This section is from the book "Cyclopedia Of Architecture, Carpentry, And Building", by James C. et al. Also available from Amazon: Cyclopedia Of Architecture, Carpentry And Building.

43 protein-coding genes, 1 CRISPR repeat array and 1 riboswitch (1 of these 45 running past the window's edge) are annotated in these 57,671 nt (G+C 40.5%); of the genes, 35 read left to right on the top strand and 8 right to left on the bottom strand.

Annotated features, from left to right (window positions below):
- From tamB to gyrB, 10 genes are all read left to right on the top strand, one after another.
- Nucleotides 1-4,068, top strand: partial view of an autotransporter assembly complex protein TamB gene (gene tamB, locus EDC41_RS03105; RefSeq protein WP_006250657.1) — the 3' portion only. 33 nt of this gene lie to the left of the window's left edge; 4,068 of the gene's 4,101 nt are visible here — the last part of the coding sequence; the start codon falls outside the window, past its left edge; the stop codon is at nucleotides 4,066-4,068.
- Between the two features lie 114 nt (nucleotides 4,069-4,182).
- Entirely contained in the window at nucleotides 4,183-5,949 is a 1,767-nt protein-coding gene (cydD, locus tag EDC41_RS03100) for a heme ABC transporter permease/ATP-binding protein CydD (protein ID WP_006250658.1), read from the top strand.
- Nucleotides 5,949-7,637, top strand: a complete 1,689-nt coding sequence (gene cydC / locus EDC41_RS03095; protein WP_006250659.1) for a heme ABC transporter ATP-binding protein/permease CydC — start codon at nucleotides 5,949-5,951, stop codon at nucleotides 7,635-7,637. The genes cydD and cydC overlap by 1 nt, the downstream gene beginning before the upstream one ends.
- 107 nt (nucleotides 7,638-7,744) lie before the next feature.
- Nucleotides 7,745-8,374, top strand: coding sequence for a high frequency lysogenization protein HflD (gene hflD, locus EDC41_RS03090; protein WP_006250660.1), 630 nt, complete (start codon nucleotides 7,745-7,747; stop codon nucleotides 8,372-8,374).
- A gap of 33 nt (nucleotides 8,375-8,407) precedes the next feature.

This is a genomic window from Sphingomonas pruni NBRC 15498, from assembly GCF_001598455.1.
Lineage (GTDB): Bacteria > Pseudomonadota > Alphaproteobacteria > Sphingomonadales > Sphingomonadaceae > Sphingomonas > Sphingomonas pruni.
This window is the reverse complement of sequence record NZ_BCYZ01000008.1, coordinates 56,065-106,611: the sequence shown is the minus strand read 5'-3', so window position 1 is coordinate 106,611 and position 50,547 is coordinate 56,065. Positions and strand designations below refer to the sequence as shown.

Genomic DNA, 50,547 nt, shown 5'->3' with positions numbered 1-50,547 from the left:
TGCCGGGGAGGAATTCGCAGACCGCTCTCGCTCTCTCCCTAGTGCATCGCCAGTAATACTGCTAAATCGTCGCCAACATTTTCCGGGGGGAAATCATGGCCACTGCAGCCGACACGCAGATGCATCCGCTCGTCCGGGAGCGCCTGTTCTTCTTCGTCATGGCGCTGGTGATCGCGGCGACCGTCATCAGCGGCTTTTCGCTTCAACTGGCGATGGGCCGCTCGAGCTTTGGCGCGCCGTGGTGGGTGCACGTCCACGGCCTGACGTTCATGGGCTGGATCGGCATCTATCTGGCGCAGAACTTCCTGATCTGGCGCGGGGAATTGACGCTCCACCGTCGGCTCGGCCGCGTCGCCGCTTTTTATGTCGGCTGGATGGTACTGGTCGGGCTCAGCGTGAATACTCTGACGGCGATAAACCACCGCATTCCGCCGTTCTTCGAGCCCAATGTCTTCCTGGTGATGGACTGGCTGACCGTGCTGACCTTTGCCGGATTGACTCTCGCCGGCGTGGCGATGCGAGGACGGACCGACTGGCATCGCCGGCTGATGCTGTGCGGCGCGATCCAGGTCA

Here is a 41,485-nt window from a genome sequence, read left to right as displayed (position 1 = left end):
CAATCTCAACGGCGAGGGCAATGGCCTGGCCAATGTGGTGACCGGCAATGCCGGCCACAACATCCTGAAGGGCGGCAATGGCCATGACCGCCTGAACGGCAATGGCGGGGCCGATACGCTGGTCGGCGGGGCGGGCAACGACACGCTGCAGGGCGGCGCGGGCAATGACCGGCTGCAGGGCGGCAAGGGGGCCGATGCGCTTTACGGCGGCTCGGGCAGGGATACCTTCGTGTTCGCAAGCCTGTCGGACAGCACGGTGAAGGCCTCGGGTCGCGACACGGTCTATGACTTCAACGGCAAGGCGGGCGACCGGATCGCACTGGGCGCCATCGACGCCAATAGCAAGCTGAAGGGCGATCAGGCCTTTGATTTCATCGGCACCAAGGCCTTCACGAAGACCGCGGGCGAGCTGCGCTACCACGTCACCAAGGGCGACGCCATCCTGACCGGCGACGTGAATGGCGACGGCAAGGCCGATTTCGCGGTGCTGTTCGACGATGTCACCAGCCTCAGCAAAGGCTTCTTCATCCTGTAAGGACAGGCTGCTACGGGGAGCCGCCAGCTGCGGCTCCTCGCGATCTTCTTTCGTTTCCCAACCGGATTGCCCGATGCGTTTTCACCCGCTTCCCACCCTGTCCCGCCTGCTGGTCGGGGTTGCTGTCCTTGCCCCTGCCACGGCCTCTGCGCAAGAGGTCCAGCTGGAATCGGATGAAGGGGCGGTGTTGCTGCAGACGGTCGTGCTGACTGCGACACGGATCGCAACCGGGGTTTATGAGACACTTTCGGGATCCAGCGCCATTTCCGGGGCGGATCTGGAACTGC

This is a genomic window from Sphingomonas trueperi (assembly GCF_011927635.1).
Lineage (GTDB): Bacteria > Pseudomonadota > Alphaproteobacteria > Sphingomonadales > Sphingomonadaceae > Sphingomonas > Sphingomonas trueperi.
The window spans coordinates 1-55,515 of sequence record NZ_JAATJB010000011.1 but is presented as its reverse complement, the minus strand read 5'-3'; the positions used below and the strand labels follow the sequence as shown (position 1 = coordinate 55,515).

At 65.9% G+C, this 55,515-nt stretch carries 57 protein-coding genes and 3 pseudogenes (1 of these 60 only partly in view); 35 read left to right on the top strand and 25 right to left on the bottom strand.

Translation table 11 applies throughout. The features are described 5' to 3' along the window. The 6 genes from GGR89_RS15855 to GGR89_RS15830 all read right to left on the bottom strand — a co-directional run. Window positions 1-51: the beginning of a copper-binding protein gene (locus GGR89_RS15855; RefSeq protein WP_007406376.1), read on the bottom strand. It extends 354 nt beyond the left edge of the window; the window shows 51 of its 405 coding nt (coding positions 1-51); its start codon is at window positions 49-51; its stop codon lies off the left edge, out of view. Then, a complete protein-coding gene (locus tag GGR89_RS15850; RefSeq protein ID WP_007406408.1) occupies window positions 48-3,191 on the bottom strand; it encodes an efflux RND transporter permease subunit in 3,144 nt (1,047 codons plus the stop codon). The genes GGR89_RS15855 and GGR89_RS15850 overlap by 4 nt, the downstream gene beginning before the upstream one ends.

On account of the comparatively slight resistance offered by piles in swampy places, it sometimes becomes necessary to splice two piles together. The splice is often made by cutting the ends of the piles perfectly square so as to make a good butt joint. A hole 2 inches in diameter and 12 inches deep is bored in each of the butting ends, and a dowel-pin 23 inches long is driven in the hole bored in the first pile; the second pile is then fitted on the first one. The sides of the piles are then flattened, and four 2 by 4-inch planks, 4 to 6 feet long, are securely spiked on the flattened sides of the piles. Such a joint is weak at its best, and the power of lateral resistance of a joint pile is less than would be expected from a single stick of equal length. Nevertheless, such an arrangement is in some cases the only solution.